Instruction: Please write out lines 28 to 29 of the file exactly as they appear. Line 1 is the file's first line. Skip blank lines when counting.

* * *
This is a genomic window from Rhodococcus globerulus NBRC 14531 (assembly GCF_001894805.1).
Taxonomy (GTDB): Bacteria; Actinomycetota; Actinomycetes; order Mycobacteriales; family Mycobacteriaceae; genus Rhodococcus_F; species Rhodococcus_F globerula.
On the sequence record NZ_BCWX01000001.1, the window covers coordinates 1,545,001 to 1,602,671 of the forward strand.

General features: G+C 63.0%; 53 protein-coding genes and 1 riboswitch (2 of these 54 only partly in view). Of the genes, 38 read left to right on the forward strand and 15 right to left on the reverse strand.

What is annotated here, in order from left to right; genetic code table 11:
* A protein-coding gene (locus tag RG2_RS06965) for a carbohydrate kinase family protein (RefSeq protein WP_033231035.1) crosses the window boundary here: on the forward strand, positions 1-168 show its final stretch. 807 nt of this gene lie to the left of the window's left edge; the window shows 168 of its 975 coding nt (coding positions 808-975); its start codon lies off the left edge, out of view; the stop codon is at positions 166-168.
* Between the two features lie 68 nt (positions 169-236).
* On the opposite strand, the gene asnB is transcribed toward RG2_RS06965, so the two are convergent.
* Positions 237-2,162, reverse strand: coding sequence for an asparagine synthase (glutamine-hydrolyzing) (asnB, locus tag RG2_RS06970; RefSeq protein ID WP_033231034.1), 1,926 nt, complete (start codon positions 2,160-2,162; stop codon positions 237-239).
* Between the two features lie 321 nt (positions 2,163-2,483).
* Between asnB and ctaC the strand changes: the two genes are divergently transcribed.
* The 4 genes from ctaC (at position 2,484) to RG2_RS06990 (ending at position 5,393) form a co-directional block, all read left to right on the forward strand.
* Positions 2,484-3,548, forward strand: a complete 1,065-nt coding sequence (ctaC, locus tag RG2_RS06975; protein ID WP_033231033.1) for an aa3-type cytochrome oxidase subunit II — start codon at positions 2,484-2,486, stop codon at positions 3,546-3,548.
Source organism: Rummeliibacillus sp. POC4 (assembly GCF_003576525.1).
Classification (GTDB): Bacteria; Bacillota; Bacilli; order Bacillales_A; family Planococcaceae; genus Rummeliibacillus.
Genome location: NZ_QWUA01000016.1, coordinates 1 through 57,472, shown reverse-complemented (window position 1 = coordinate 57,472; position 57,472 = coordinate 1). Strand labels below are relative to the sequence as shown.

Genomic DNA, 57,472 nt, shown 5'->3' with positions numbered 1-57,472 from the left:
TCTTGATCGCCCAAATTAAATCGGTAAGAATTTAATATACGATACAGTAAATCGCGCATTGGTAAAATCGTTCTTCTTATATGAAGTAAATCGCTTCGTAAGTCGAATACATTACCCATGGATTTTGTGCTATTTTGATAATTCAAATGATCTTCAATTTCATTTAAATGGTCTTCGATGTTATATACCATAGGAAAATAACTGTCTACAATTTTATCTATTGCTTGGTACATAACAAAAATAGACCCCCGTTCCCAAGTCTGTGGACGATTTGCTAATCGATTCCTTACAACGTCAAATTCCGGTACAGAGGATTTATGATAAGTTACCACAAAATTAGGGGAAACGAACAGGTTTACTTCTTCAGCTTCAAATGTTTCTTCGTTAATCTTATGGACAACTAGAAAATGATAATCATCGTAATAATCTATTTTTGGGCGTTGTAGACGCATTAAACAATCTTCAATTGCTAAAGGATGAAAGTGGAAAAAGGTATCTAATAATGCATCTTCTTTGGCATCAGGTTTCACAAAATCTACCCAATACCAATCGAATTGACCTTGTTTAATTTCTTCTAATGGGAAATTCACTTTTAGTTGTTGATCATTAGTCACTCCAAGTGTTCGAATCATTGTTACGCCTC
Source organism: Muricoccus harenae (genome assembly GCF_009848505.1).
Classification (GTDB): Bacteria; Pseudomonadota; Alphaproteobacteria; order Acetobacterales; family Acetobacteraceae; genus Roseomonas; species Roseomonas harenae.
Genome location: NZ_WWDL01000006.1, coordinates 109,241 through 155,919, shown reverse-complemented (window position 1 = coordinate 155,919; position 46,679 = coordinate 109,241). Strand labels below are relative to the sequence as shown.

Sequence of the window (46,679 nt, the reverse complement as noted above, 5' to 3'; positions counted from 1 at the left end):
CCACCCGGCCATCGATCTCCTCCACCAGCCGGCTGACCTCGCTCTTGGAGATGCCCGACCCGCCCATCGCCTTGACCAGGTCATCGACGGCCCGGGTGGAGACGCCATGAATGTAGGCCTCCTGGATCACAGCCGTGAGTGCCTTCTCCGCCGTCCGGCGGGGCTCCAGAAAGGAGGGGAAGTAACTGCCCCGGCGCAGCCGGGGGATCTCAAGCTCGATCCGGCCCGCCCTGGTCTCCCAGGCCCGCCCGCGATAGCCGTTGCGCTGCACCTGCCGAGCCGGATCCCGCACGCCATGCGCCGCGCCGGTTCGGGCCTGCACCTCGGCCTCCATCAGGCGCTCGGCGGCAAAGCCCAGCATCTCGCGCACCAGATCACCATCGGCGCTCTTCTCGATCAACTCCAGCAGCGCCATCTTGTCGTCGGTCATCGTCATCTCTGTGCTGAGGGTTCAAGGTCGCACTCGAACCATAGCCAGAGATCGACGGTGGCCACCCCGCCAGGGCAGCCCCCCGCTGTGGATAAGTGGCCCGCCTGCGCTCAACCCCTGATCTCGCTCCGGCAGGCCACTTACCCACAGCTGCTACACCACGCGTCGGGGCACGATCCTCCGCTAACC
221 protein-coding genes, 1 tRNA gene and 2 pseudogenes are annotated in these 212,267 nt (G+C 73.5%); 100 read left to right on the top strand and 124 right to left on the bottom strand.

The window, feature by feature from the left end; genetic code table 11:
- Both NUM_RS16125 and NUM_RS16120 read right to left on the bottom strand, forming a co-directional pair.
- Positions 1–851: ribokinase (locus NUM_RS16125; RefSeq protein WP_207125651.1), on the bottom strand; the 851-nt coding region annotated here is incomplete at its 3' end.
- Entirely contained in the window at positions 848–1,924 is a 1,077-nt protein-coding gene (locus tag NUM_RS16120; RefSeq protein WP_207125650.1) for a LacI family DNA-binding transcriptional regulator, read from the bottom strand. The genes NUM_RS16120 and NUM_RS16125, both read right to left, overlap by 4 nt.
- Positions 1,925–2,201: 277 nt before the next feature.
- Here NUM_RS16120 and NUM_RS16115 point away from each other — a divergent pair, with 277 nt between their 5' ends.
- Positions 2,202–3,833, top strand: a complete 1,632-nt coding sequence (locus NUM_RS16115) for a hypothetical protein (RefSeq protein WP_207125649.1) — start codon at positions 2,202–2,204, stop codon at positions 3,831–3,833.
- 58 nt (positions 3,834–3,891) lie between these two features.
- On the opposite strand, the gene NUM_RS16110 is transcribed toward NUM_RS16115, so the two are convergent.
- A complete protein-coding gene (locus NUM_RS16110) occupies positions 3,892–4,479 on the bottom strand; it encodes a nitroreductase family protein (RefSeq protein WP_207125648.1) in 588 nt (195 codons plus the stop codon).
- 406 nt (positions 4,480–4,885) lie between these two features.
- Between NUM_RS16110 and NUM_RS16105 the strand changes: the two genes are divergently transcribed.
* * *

- Entirely contained in the window at positions 848–1,924 is a 1,077-nt protein-coding gene (locus tag NUM_RS16120; RefSeq protein WP_207125650.1) for a LacI family DNA-binding transcriptional regulator, read from the bottom strand. The genes NUM_RS16120 and NUM_RS16125, both read right to left, overlap by 4 nt.
- Positions 1,925–2,201: 277 nt before the next feature.